As the mercury rises across the country this week, cyclists must be prepared for the extreme conditions. Last month, two cyclists in southern France died in 40C heat - what might seem like a beautiful summer's day can quickly become a nightmare if proper precautions are not taken.
Whether you're riding a sportive or simply out on a club or social ride, take heed of the weather forecast, and follow these top tips to protect yourself when cycling in hot conditions.
Build up slowly to cycling in the heat - start early in the morning or later in the evening, when the temperatures are more moderate, before you even consider a ride in the heat of the day.
If you must ride in the middle of the day - and on long sportives it may be unavoidable - take advantage of roadside shade where possible.
If you start to feel unwell, take a break out of the sun. Better to lose a few minutes on your finish time than suffer heat stroke and end up in the broom wagon with a DNF.
2. Stay hydrated
Riders on stage 16 of this year's Tour de France consumed an average of 22 bottles each over the 177km - and that was a flat stage!
While your ride may be shorter, always bring enough liquids with when cycling in hot summer conditions. If you're going for more than a short spin, plan to stop off along the way to refill your bottles. Many pubs and cafes are more than willing to fill up your water bottle for free, so don't be shy.
If you are going for a longer ride in extreme heat, consider taking an isotonic drink to quickly replace lost fluids while also providing a boost of carbohydrates. Most sportives will provide energy drinks at feed stations, alongside plain water - don't pass up the chance to refill your bottles.
3. Pace yourself
Know your limits, pace yourself and adjust your speed and your ride length to reflect the extreme conditions. Just as the super fit cyclists on the Tour won't be racing at the same speed as usual in the 40 degree heat, cut yourself some slack and enjoy a more leisurely, shorter ride.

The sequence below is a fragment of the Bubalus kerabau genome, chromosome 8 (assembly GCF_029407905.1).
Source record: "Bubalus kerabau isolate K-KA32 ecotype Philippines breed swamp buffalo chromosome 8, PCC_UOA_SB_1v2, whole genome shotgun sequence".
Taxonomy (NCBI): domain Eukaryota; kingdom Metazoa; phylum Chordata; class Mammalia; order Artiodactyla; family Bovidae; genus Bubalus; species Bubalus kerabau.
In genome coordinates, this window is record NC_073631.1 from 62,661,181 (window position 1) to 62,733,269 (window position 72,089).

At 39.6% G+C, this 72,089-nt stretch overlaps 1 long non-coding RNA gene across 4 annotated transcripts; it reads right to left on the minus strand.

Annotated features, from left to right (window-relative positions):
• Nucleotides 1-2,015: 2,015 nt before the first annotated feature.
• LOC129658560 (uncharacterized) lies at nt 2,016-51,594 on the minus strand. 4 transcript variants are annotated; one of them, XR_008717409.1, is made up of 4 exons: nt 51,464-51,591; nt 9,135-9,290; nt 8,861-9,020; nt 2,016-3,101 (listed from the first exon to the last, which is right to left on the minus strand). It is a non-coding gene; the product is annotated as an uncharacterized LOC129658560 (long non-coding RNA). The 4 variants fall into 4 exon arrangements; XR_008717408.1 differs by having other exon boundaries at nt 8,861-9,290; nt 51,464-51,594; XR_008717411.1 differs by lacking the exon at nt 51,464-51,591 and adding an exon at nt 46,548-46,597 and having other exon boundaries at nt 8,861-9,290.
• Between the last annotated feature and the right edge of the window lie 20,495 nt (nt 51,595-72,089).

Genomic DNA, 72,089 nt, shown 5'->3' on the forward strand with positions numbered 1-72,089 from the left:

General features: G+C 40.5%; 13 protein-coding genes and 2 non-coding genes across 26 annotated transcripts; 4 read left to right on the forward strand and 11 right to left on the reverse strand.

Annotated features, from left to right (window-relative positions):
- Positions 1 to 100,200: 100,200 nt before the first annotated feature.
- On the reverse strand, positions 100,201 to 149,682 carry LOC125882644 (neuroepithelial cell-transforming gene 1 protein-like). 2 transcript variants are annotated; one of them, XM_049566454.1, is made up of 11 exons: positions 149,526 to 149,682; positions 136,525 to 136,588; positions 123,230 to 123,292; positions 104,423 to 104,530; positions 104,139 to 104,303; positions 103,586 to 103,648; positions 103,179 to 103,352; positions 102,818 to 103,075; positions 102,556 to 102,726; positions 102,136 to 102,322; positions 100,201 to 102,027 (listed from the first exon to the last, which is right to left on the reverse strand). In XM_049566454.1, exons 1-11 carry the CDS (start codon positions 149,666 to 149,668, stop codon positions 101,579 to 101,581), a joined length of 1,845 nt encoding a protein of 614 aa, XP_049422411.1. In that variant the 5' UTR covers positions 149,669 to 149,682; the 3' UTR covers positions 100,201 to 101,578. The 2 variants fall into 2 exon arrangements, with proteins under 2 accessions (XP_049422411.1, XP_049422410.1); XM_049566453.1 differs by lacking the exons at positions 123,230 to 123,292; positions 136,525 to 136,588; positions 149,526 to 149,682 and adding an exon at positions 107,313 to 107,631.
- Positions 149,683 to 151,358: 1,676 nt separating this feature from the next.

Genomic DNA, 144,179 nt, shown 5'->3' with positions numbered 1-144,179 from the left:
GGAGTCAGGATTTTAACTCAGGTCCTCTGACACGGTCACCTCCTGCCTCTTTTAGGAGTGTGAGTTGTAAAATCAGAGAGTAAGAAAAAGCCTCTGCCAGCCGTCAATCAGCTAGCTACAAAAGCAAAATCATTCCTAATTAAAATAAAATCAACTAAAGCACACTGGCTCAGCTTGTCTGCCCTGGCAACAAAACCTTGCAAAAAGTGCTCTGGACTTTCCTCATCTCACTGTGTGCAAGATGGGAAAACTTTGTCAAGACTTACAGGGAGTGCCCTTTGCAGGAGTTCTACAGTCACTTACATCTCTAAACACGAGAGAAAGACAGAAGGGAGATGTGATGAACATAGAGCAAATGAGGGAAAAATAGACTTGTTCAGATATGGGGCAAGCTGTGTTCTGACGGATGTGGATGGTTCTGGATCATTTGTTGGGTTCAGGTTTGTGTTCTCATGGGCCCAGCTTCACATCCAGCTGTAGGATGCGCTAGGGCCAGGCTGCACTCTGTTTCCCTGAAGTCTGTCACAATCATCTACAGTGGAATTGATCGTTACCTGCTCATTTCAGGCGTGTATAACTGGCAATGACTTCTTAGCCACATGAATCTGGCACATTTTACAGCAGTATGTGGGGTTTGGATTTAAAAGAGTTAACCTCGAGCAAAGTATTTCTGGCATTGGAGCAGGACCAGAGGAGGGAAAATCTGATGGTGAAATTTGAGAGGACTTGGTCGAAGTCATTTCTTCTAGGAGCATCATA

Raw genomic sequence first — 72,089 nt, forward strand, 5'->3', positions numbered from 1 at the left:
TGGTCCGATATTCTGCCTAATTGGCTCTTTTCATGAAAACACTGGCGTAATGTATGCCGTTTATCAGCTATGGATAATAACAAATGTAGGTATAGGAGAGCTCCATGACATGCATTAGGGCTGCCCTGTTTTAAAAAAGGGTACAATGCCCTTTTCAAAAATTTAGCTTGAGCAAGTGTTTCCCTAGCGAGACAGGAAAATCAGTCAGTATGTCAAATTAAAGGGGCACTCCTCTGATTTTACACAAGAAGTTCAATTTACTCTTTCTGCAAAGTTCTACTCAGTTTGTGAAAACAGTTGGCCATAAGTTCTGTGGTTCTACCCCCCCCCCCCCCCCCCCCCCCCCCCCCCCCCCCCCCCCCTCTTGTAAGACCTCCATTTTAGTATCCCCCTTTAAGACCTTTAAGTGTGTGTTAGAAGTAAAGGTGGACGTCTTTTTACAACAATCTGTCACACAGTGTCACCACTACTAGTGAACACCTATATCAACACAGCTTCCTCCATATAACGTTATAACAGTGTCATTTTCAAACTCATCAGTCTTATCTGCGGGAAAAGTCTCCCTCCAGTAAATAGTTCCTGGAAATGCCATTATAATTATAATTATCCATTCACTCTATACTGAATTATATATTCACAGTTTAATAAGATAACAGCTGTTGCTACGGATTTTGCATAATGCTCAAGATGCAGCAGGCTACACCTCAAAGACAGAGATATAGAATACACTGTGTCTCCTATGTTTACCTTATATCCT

4. Stay calm
Sweltering conditions can cause tempers to rise along with the temperature. Avoid clashes like those between Luke Rowe and Tony Martin on the Tour this week by taking extra care and remember that other road users - whether that's drivers, pedestrians or cyclists - may not be at their most alert in the heat. Keep your head, stay cool and stay safe.
5. Wear sunscreen
Sunscreen is important whenever you are going on a long summer ride, but particularly with temperatures hitting the mid thirties. Choose a sunscreen that has both high UVA and UVB protection - both are important to stop skin damage.
Slap it on liberally. Tan lines may be a badge of honour among cyclists, but burn lines? Not so much.
6. Select appropriate clothing
There's a wide range of lightweight summer kit for cyclists to choose from these days. Decent kit is available to suit any budget, so there's no need to suffer in a sweat-drenched t-shirt.
Some cyclists swear by the sweat-wicking properties of merino wool, and many brands employ a merino blend in their lightweight summer jerseys.
For peak summer weather, consider shorts and jerseys with built-in sun protection, and a cap under your helmet to protect your head.